MiFID II implementation challenges for medium sized wealth firms
With less than 10 months to go until the implementation date of MiFID II, many firms have been scaling up their MiFID II implementation projects as we approach 3rd January 2018. Across the wealth firms we’ve helped so far, the average minimum total resource required to implement MiFID II for a medium sized wealth management firm, excluding IT development time, is 1,362 days of effort across departments. Or to put it another way, over three and a half years of effort between now and 3rd January 2018!
Despite this, it appears that a number of firms are yet to even undertake a detailed gap analysis of the new requirements against what they currently do.
We’ve recently assisted a number of firms with their gap analyses. Without doubt, the overwhelming take-away from this work has been the sheer level of resource that’s going to be required for firms to meet the numerous challenges to ensure they are fully compliant by January 2018.
Let’s not forget that many firms were fined for failing to implement MiFID I requirements properly and we don’t doubt that MiFID II will bring more of the same.
We’ve set out below the four most resource hungry areas by topic and the key challenges firms need to overcome to implement MiFID II effectively for each one:
1. Best execution
Best execution was the area that firms generally projected as requiring the most resource. On average firms estimated that they’d need 277 days of effort to make the necessary changes.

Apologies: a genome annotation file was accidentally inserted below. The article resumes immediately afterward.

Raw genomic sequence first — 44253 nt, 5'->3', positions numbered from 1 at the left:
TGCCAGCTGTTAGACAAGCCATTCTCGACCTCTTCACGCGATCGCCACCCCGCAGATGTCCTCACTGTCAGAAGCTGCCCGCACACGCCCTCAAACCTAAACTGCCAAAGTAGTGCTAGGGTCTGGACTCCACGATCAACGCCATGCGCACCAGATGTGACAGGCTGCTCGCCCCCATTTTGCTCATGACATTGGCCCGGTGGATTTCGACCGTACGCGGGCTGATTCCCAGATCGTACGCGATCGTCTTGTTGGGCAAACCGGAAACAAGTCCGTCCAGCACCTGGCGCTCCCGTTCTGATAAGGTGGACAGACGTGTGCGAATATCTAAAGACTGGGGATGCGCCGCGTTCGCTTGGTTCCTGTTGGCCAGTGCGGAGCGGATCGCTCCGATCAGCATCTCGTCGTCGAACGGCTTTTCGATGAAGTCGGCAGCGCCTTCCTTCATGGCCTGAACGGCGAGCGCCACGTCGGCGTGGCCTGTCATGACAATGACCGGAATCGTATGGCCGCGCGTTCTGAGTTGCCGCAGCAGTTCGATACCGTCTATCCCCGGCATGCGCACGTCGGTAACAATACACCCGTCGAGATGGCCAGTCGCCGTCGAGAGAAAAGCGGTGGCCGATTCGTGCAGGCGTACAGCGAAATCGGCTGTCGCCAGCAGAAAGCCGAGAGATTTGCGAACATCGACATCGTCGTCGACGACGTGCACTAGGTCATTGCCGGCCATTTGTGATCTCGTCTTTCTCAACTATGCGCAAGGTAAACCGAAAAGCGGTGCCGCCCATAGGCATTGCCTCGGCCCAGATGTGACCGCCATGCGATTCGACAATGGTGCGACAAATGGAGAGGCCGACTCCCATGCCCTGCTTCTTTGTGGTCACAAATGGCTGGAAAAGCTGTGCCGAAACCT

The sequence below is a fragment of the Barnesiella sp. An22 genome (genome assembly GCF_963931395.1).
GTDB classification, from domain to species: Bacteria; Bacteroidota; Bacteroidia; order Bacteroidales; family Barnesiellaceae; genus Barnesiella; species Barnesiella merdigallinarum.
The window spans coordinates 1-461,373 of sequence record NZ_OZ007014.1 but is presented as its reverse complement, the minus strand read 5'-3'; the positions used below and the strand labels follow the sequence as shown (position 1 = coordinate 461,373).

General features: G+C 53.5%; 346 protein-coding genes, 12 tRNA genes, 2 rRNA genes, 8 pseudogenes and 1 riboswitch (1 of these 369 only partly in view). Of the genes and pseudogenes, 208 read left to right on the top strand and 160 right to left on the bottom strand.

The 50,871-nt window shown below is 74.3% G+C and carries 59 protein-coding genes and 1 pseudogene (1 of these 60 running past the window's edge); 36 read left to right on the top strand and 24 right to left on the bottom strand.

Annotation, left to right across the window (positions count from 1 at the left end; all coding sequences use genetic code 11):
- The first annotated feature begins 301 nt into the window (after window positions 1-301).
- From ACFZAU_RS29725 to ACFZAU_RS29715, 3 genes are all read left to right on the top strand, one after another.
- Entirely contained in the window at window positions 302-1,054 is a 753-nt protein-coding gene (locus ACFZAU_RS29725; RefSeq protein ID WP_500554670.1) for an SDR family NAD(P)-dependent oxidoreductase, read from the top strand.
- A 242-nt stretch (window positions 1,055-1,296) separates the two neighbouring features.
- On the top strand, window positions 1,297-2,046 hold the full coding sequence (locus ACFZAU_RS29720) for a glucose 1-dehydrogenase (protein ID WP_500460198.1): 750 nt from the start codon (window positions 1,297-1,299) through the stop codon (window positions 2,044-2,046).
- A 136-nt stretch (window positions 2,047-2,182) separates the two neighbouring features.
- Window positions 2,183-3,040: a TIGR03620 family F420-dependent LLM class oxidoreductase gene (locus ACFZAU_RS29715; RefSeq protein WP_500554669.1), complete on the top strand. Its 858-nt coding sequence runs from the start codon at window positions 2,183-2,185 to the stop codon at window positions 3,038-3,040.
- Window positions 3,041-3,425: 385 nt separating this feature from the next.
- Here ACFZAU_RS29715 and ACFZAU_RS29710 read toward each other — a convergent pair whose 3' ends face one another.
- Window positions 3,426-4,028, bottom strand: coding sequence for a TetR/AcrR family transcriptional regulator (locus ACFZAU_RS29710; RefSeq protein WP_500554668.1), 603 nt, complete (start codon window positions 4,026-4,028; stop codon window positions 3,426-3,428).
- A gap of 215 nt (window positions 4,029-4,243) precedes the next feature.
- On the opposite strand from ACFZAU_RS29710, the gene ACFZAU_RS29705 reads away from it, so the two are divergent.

MiFID II requires wholesale changes to internal best execution processes. The obligation to take ‘all sufficient’ steps to achieve best execution and the additional new requirements around assessing and reporting of best execution to clients place a higher burden on firms. Firms will need to implement systems change, develop data capture processes and undergo a re-papering exercise across the business.
The cross-departmental nature of the resource required for best execution will pose a challenge for firms, particularly around IT and Operations.
Firms must re-evaluate their monitoring and record retention processes. They must accordingly enhance where needed to demonstrate best execution across execution venues on a quarterly basis, proactively demonstrate it on an ongoing basis, and take remedial steps where there is evidence best execution is not being achieved. Remember, only this week the FCA has commented on continuing MiFID I best execution short comings, so this will be a supervisory focus post 3rd January.